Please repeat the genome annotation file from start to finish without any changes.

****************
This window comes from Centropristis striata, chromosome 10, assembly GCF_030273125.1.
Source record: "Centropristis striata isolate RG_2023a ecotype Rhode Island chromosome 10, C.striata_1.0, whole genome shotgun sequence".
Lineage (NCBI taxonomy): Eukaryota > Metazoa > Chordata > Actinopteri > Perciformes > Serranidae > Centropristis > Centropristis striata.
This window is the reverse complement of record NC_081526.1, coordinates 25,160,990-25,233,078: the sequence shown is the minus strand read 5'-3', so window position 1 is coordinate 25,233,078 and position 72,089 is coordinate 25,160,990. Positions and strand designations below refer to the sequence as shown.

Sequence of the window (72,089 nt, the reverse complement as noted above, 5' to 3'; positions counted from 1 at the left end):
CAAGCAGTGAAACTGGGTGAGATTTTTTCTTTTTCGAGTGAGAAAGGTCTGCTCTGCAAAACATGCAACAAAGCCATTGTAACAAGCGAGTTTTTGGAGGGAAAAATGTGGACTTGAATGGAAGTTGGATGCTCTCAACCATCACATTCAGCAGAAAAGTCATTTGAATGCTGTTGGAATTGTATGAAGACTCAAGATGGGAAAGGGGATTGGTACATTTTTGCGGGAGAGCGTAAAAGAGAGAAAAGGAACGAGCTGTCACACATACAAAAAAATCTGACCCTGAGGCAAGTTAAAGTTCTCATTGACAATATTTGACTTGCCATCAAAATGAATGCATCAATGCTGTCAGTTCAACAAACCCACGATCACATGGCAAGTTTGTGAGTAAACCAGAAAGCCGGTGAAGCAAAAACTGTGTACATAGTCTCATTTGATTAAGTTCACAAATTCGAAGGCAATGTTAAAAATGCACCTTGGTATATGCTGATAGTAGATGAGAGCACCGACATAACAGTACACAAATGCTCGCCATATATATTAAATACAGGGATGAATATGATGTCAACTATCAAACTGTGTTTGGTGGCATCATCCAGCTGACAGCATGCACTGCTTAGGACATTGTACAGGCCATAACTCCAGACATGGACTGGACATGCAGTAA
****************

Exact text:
This window comes from Centropristis striata, chromosome 10, assembly GCF_030273125.1.
Source record: "Centropristis striata isolate RG_2023a ecotype Rhode Island chromosome 10, C.striata_1.0, whole genome shotgun sequence".
Lineage (NCBI taxonomy): Eukaryota > Metazoa > Chordata > Actinopteri > Perciformes > Serranidae > Centropristis > Centropristis striata.
This window is the reverse complement of record NC_081526.1, coordinates 25,160,990-25,233,078: the sequence shown is the minus strand read 5'-3', so window position 1 is coordinate 25,233,078 and position 72,089 is coordinate 25,160,990. Positions and strand designations below refer to the sequence as shown.

Sequence of the window (72,089 nt, the reverse complement as noted above, 5' to 3'; positions counted from 1 at the left end):
CAAGCAGTGAAACTGGGTGAGATTTTTTCTTTTTCGAGTGAGAAAGGTCTGCTCTGCAAAACATGCAACAAAGCCATTGTAACAAGCGAGTTTTTGGAGGGAAAAATGTGGACTTGAATGGAAGTTGGATGCTCTCAACCATCACATTCAGCAGAAAAGTCATTTGAATGCTGTTGGAATTGTATGAAGACTCAAGATGGGAAAGGGGATTGGTACATTTTTGCGGGAGAGCGTAAAAGAGAGAAAAGGAACGAGCTGTCACACATACAAAAAAATCTGACCCTGAGGCAAGTTAAAGTTCTCATTGACAATATTTGACTTGCCATCAAAATGAATGCATCAATGCTGTCAGTTCAACAAACCCACGATCACATGGCAAGTTTGTGAGTAAACCAGAAAGCCGGTGAAGCAAAAACTGTGTACATAGTCTCATTTGATTAAGTTCACAAATTCGAAGGCAATGTTAAAAATGCACCTTGGTATATGCTGATAGTAGATGAGAGCACCGACATAACAGTACACAAATGCTCGCCATATATATTAAATACAGGGATGAATATGATGTCAACTATCAAACTGTGTTTGGTGGCATCATCCAGCTGACAGCATGCACTGCTTAGGACATTGTACAGGCCATAACTCCAGACATGGACTGGACATGCAGTAA